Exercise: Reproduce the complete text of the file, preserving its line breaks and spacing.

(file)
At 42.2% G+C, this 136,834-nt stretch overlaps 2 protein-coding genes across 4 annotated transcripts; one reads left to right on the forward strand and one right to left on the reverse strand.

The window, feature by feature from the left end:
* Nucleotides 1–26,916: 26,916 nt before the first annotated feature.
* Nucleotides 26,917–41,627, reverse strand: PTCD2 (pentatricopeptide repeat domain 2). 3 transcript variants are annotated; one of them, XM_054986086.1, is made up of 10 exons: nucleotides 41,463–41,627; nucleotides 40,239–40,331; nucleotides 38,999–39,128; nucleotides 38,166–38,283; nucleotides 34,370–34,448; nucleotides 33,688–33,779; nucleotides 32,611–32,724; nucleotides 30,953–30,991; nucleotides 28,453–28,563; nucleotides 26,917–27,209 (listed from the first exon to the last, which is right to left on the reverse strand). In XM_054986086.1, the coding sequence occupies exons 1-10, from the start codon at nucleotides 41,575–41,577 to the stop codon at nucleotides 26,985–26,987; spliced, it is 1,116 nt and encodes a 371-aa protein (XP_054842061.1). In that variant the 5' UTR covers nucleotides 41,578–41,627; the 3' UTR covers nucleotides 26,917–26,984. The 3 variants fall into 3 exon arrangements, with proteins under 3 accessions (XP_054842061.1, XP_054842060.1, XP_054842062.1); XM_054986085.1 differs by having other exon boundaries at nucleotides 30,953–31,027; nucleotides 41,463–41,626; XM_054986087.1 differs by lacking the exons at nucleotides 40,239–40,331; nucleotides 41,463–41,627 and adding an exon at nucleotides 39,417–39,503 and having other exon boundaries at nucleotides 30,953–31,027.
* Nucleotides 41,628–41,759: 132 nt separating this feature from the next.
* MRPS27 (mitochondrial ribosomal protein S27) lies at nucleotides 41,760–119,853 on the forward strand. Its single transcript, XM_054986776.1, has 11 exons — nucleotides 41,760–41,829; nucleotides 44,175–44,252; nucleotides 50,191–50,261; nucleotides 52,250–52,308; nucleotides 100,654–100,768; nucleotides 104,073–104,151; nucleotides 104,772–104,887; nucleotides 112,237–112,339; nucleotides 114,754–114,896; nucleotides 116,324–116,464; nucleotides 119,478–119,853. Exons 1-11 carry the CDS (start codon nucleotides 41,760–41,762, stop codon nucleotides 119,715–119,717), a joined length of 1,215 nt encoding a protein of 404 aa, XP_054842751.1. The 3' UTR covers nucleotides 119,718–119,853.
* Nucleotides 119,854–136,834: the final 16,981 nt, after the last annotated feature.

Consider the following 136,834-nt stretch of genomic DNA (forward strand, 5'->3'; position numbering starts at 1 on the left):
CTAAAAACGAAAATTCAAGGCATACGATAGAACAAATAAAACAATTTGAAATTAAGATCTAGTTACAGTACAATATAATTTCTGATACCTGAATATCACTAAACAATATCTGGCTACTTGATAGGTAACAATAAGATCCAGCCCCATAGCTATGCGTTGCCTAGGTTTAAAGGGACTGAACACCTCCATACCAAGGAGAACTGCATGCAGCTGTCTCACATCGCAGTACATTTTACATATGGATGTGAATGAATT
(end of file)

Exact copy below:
At 42.2% G+C, this 136,834-nt stretch overlaps 2 protein-coding genes across 4 annotated transcripts; one reads left to right on the forward strand and one right to left on the reverse strand.

The window, feature by feature from the left end:
* Nucleotides 1–26,916: 26,916 nt before the first annotated feature.
* Nucleotides 26,917–41,627, reverse strand: PTCD2 (pentatricopeptide repeat domain 2). 3 transcript variants are annotated; one of them, XM_054986086.1, is made up of 10 exons: nucleotides 41,463–41,627; nucleotides 40,239–40,331; nucleotides 38,999–39,128; nucleotides 38,166–38,283; nucleotides 34,370–34,448; nucleotides 33,688–33,779; nucleotides 32,611–32,724; nucleotides 30,953–30,991; nucleotides 28,453–28,563; nucleotides 26,917–27,209 (listed from the first exon to the last, which is right to left on the reverse strand). In XM_054986086.1, the coding sequence occupies exons 1-10, from the start codon at nucleotides 41,575–41,577 to the stop codon at nucleotides 26,985–26,987; spliced, it is 1,116 nt and encodes a 371-aa protein (XP_054842061.1). In that variant the 5' UTR covers nucleotides 41,578–41,627; the 3' UTR covers nucleotides 26,917–26,984. The 3 variants fall into 3 exon arrangements, with proteins under 3 accessions (XP_054842061.1, XP_054842060.1, XP_054842062.1); XM_054986085.1 differs by having other exon boundaries at nucleotides 30,953–31,027; nucleotides 41,463–41,626; XM_054986087.1 differs by lacking the exons at nucleotides 40,239–40,331; nucleotides 41,463–41,627 and adding an exon at nucleotides 39,417–39,503 and having other exon boundaries at nucleotides 30,953–31,027.
* Nucleotides 41,628–41,759: 132 nt separating this feature from the next.
* MRPS27 (mitochondrial ribosomal protein S27) lies at nucleotides 41,760–119,853 on the forward strand. Its single transcript, XM_054986776.1, has 11 exons — nucleotides 41,760–41,829; nucleotides 44,175–44,252; nucleotides 50,191–50,261; nucleotides 52,250–52,308; nucleotides 100,654–100,768; nucleotides 104,073–104,151; nucleotides 104,772–104,887; nucleotides 112,237–112,339; nucleotides 114,754–114,896; nucleotides 116,324–116,464; nucleotides 119,478–119,853. Exons 1-11 carry the CDS (start codon nucleotides 41,760–41,762, stop codon nucleotides 119,715–119,717), a joined length of 1,215 nt encoding a protein of 404 aa, XP_054842751.1. The 3' UTR covers nucleotides 119,718–119,853.
* Nucleotides 119,854–136,834: the final 16,981 nt, after the last annotated feature.

Consider the following 136,834-nt stretch of genomic DNA (forward strand, 5'->3'; position numbering starts at 1 on the left):
CTAAAAACGAAAATTCAAGGCATACGATAGAACAAATAAAACAATTTGAAATTAAGATCTAGTTACAGTACAATATAATTTCTGATACCTGAATATCACTAAACAATATCTGGCTACTTGATAGGTAACAATAAGATCCAGCCCCATAGCTATGCGTTGCCTAGGTTTAAAGGGACTGAACACCTCCATACCAAGGAGAACTGCATGCAGCTGTCTCACATCGCAGTACATTTTACATATGGATGTGAATGAATT